December 5, 2013
By S. Matthew Liao
THE BRAIN MAPPING INITIATIVES: FOUNDATIONAL ISSUES
December 6-7, 2013
New York University
***Note change of location due to high response. Friday sessions will be in Hemmerdinger Hall (Silver Center, 100 Washington Square East). Saturday sessions will be in Greenberg Lounge (Vanderbilt Hall, 40 Washington Square South).
Those planning to attend should register at http://goo.gl/1yVLp9. On Friday, participants should check in first in Silverstein Lounge (next to Hemmerdinger Hall, just inside the entrance to the Silver Center on Waverly Place). Bring ID for the NYU security at the entrance.***
This Friday-Saturday, December 6-7, New York University will host a conference devoted to foundational issues raised by recent brain mapping initiatives, such as the BRAIN initiative, the Human Brain project, the Human Connectome Project, and the Allen Brain Atlas. What can mapping the brain tell us about the human mind? What are the ethical implications? These issues will be discussed by leading neuroscientists and philosophers.
The conference is co-sponsored by the NYU Center for Mind, Brain, and Consciousness and the NYU Center for Bioethics. It will be held in Hemmerdinger Hall (Silver Center, 100 Washington Square East) and the Greenberg Lounge (Vanderbilt Hall, 40 Washington Square South) from 1pm Friday December 6 through 6pm Saturday December 7.
Organizing Committee: Ned Block, David Chalmers, S. Matthew Liao, Gary Marcus.
Speakers: Cori Bargmann (Rockefeller), Patricia Churchland (UC San Diego), Nita Farahany (Duke), Sean Hill (Lausanne), Gary Marcus (NYU),
Anthony Movshon (NYU), Anders Sandberg (Oxford), Walter Sinnott-Armstrong and Felipe De Brigard (Duke), Rafael Yuste (Columbia), Anthony Zador (Cold Spring Harbor Laboratories).
Conference website: http://bioethics.as.nyu.edu/object/brain
Background: Earlier this year, President Obama announced funding for the Brain Research through Advancing Innovative Neurotechnologies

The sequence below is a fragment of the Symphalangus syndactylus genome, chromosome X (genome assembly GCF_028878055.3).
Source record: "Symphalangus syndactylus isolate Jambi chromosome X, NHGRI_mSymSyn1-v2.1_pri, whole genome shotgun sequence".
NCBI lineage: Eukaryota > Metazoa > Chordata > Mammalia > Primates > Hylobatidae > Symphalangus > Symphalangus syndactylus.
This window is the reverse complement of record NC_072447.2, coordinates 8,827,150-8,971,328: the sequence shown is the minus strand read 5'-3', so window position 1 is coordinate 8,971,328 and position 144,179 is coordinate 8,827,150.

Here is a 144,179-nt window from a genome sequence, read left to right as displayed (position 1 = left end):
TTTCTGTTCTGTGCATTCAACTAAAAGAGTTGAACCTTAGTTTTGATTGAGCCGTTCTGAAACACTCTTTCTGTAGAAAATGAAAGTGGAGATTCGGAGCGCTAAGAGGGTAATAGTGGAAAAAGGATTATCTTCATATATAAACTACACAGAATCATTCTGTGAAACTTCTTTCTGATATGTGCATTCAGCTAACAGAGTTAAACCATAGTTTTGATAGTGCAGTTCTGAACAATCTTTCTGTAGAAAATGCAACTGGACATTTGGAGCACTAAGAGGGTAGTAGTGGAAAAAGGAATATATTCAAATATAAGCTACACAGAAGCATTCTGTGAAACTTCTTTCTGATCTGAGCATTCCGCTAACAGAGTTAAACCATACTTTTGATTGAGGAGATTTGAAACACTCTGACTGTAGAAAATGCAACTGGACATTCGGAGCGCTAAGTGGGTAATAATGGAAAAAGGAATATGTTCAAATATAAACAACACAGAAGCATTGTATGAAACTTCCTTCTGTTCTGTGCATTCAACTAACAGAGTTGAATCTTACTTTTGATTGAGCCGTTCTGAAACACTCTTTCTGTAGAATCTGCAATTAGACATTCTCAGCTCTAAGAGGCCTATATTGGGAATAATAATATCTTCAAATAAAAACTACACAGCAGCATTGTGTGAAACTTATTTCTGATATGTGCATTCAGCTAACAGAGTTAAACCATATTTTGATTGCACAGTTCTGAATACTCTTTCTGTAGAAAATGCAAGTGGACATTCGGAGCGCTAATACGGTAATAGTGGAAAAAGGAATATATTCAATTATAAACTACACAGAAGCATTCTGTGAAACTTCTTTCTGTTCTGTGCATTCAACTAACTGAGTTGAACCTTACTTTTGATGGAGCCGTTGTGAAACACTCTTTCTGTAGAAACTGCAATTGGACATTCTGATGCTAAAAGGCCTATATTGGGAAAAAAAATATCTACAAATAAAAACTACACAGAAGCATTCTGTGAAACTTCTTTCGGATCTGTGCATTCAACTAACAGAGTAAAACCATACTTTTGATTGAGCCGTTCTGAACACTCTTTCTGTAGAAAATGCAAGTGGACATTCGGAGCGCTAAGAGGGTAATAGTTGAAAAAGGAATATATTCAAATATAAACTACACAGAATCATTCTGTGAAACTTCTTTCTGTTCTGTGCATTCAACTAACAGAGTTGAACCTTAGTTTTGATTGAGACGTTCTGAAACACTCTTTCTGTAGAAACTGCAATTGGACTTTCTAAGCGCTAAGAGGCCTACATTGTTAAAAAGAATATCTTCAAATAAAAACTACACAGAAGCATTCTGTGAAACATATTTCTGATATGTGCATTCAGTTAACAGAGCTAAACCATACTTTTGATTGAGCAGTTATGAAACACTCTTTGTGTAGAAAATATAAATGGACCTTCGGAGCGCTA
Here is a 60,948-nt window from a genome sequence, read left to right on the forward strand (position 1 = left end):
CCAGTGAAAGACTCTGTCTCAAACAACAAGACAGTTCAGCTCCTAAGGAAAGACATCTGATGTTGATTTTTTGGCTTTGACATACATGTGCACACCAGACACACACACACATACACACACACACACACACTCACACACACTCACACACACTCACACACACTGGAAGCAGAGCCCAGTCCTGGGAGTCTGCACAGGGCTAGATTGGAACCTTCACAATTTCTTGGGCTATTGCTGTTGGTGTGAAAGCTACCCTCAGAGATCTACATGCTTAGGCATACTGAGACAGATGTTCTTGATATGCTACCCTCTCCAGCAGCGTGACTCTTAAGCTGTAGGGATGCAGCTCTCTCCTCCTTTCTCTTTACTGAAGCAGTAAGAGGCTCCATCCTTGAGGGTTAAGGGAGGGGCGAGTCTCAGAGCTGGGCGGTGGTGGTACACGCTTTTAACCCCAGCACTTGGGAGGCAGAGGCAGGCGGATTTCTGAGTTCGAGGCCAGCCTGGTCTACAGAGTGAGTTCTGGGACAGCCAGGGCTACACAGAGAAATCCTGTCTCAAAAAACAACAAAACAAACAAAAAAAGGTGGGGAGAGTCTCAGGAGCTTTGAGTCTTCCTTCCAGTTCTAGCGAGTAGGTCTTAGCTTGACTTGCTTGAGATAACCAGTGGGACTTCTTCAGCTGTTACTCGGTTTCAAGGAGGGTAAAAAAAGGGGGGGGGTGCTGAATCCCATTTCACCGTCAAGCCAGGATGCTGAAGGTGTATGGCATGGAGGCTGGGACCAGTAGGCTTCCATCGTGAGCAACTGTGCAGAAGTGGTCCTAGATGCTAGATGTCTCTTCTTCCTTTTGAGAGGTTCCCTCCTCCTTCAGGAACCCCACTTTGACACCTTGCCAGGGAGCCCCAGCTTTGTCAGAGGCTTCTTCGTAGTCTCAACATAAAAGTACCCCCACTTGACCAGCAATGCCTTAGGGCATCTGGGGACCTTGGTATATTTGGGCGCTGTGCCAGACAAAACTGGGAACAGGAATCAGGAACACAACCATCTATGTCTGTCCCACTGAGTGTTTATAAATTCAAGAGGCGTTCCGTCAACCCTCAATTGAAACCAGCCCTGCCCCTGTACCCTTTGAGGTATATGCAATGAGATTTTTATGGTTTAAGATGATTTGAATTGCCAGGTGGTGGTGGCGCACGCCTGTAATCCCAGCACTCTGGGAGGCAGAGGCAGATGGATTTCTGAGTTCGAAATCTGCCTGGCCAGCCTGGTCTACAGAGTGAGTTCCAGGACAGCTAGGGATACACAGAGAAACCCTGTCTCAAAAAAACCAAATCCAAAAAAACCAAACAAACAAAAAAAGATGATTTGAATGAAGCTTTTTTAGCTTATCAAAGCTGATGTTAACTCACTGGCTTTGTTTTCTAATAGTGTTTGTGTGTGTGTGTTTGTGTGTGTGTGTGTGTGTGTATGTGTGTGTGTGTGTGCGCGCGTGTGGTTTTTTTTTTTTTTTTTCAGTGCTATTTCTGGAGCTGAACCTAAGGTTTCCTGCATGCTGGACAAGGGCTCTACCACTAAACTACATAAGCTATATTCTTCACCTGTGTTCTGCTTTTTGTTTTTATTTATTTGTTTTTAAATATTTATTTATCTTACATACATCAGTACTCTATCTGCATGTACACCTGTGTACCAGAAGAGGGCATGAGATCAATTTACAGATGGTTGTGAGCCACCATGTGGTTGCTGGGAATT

(BRAIN) Initiative, which aims to develop new technologies to map neural activity throughout the brain in non-human animals and ultimately in humans. The initiative complements other major brain mapping projects, including the Human Brain Project (funded by the European Union), whose aims include developing technology to simulate a human brain, the Human Connectome Project (funded by the National Institute for Health), which aims to map the connectivity of the human brain, and the Allen Brain Atlas (funded by the Allen Institute for Brain Science), which aims to map gene expression in the mouse and human brains.
These brain mapping initiatives raise numerous foundational questions. Some questions are epistemological: what can brain mapping tell us
about states of the mind? Some questions are theoretical: how can brain mapping data be integrated with psychological theories? There also profound ethical questions: for example, what are the implications of brain mapping for privacy and for the control of behavior? The conference will discuss all these questions in depth.
Registration is free but required. You can register at
FRIDAY DECEMBER 6: Silver Center (100 Washington Square East, enter on Waverly Place or Washington Place)
12:15pm Coffee and Check-In (Silverstein Lounge)
1pm Conference Opening (Hemmerdinger Hall)
Thomas Carew (Dean, NYU Faculty of Arts and Sciences)
1:15pm The Science behind the Initiatives (Hemmerdinger Hall)
Rafael Yuste (Columbia)
The Brain Activity Map: Implications for Science and Society
Sean Hill (Lausanne)
The Human Brain Project: An Overview
Anthony Zador (Cold Spring Harbor Laboratories)
Sequencing the Connectome
3:45pm Coffee (Silverstein Lounge)
4:15pm Philosophers on the Initiatives (Hemmerdinger Hall)
Patricia Churchland (UC San Diego)
Cross-Level Linkages in Neurobiology: Why Naysaying Philosophers Should be Very Afraid
Walter Sinnott-Armstrong and Felipe De Brigard (Duke)
What Can the BRAIN Initiative Teach Us About Cognition?
6pm Reception (Silverstein Lounge)
SATURDAY DECEMBER 7 (Greenberg Lounge, Vanderbilt Hall, 40 Washington Square South)
9:30am Theoretical Issues
Cori Bargmann (Rockefeller)
How Many Maps of the Brain Do We Need?
Gary Marcus (NYU)
Beyond Hubel and Wiesel
Anthony Movshon (NYU)
Structure and Function in Systems Neuroscience
12 noon Lunch
1:30pm Ethical Issues
Nita Farahany (Duke)
Privacy, Self, and the Brain
Anders Sandberg (Oxford)
Being Nice to Virtual Babies and Animals: The Ethics of Large Scale Neural Simulations
3:40pm Panel Discussion